Friday, 22 October 2010

Lakes trip:gear review and brief trip report

Having only pitched it once in the garden, it was easy enough to pitch it in the dark after a few pints. Me and Martyn sat in it and had a beer, there was plenty of room, but there were a bunch of bugs battering around which were a little annoying. We could probably have both squeezed into the serenity net tent, but I had my bivvy. Once I was in the bivvy I had no problem as there’s a net on it. The real surprise was how tight I could get the Trailstar. Tapping the fly produced the sound that the phrase ‘as tight as a drum’ would suggest. I did find that the gaps at the bottom of the tarp allowed a fair bit of wind through- I need to experiment with getting it lower. I would also like to find a pitch which allows for more of a view out of the door when the wind drops. A real success though.

Caldera cone
Worked excellently, same as my old one but a lot more convenient to carry. It is a bit more of a pain to set up because of threading the pegs through. My beer can pot lid was a significant upgrade from a plain piece of foil.

New Balance shoes
I loved these. My only real concern with the actual shoe is that there isn’t a lot of toe bump protection, but that isn’t a problem as long as you don’t kick anything which I didn’t! Wet sock wise, I didn’t ever actually use my Gore-tex socks. If the weather had been worse, I probably would have, but the worst I got was a bit of dampness from boggy ground. They dried very quickly and I was able to wear my socks to bed. They’re fantastically light- I felt like running quite a bit of the time and did a bit of downhill running for kicks. I did need to look where I stepped more than a goretex boot would require of me but this didn’t bother me. They stuck wherever I needed them to- rocks, scree and grass. I didn’t have any problem with stones in my shoes and didn’t wear my Mountain Laurel gaiters. I may well still wear my Hedgehogs for Winter.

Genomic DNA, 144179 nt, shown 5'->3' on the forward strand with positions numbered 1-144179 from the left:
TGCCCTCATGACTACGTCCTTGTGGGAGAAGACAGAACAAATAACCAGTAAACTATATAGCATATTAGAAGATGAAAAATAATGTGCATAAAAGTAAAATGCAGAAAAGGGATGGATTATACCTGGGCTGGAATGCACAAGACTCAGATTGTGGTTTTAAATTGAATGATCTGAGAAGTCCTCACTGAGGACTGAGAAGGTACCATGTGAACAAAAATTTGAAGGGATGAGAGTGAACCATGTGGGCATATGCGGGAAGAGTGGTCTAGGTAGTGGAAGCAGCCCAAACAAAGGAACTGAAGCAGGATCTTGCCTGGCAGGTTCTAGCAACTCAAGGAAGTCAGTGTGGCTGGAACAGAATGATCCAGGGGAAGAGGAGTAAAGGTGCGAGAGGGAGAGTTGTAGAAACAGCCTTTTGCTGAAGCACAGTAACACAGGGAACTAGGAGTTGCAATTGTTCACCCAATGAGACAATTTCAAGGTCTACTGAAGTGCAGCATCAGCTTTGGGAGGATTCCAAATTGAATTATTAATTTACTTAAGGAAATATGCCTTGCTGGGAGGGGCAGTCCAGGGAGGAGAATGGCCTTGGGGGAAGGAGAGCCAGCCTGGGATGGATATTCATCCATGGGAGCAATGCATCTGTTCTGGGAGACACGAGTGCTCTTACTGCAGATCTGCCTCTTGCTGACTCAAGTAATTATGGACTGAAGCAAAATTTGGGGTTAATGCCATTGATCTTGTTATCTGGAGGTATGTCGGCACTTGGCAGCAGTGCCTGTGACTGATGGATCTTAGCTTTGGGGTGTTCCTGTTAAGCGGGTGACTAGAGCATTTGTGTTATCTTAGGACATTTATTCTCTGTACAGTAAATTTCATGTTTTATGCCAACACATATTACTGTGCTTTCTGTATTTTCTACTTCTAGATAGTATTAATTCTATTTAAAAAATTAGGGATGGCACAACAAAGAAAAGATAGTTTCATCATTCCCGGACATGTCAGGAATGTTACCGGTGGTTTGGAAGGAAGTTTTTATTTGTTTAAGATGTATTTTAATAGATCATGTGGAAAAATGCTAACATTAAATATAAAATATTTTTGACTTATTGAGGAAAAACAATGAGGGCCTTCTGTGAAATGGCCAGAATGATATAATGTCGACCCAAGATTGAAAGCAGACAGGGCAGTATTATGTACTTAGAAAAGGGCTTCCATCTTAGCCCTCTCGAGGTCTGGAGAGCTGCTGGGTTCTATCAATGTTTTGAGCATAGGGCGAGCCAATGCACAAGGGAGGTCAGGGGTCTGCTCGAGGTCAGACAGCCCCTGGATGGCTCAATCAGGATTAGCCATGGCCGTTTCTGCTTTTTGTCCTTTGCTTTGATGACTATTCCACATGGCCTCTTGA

Zpacks zero pack
I spent quite a bit of time with the waist belt undone, my pack was really comfortable with the weight I was carrying. The back length is too short for me. I’ve been in discussion with Joe from Zpacks and apparently 18” is the longest you can get with the Zero, which is my actual back measurement- this pack is just the standard Zero length. If you want, Joe can add extra length to the top of the pack to allow a longer back length (At the expense of extra volume and weight). A lot of daysacks have very short backs, the assumption being that you don’t need the support aspect of the belt. I was stretching the capacity of the sack at first. After the first night I removed a bunch of stuff and took a summer kit list with me- no waterproofs or windproof trousers, no pack liner, no microfleece, no gloves, no down trousers. Even though the capacity was tight with the full load on the first day, I would still use this sack into the autumn- it’s a really nice carry. I was very careful how I set it down on rough rocks but otherwise treated it the same as any other pack. A Zero will be my standard weekender pack from now on.

How did my gear list work out?